The justices ruled that those seeking to strike down the law’s individual mandate did not have standing to do so.
The court voted 7-2 against the challenge (read the opinion here). The justices did not get into the merits of the case, but ruled that the plaintiffs “failed to show a concrete, particularized injury fairly traceable to the defendants’ conduct in enforcing the specific statutory provision they attack as unconstitutional.” In other words, the plaintiffs had to show how they were directly injured, not merely that the language of the law was unenforceable.
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This was the third time that the law has survived a Supreme Court challenge since its passage in 2010.
Since then, Obamacare has gained in popularity. But Republican state officials and two individuals, based by Donald Trump’s administration, argued that the law’s mandate requiring health coverage was unconstitutional because Congress in 2017 eliminated a penalty for not obtaining such insurance. They sought an injunction to prohibit enforcement of the entire law.
Supporters of Obamacare worried that the court’s new 6-3 conservative majority jeopardized the law. Justice Amy Coney Barrett was confirmed in October, just weeks before oral arguments in the case. But she joined other conservatives John Roberts, Clarence Thomas and Brett Kavanaugh in the majority, along with three liberal members Stephen Breyer, Elena Kagan and Sonia Sotomayor. Breyer wrote the majority opinion, and Thomas wrote a concurring opinion.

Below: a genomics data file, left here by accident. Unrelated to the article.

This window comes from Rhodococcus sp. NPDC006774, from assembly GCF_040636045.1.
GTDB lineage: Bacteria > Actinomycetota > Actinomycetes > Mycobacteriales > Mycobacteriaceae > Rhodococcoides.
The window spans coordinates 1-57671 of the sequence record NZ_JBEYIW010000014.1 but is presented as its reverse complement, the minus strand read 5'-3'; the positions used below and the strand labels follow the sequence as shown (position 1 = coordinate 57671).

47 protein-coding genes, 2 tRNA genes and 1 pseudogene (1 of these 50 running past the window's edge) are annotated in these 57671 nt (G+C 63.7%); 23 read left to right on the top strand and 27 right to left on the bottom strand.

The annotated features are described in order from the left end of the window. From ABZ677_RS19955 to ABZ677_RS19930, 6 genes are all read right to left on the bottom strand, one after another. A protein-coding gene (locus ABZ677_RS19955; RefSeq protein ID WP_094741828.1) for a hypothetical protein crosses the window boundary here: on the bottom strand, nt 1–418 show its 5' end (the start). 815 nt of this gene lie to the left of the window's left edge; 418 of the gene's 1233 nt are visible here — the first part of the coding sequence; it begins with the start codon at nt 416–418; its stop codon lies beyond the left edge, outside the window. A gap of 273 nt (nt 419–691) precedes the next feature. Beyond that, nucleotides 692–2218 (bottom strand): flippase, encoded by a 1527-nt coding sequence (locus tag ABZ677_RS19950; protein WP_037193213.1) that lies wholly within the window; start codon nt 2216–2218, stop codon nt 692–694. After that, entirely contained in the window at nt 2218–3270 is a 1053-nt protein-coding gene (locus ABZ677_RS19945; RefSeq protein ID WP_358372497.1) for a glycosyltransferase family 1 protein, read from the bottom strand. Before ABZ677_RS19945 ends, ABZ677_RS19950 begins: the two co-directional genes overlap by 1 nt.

Networks broke into regular programming to report on the ruling in the case, California vs. Texas.
In a statement, House Speaker Nancy Pelosi said, “Once again, the Supreme Court has upheld the constitutionality of the Affordable Care Act and the transformational protections it provides every American, no matter where they get their coverage.”
Biden tweeted, “With millions of people relying on the Affordable Care Act for coverage, it remains, as ever, a BFD. And it’s here to stay.”
The high court also delivered a unanimous ruling that a Catholic foster care agency did not have to comply with a Philadelphia ordinance prohibiting discrimination against same-sex couples. The city had refused to contract with the Catholic group unless it changed its policy on working with same-sex couples, but the justices ruled that such a position violated the free exercise of religion clause of the First Amendment.
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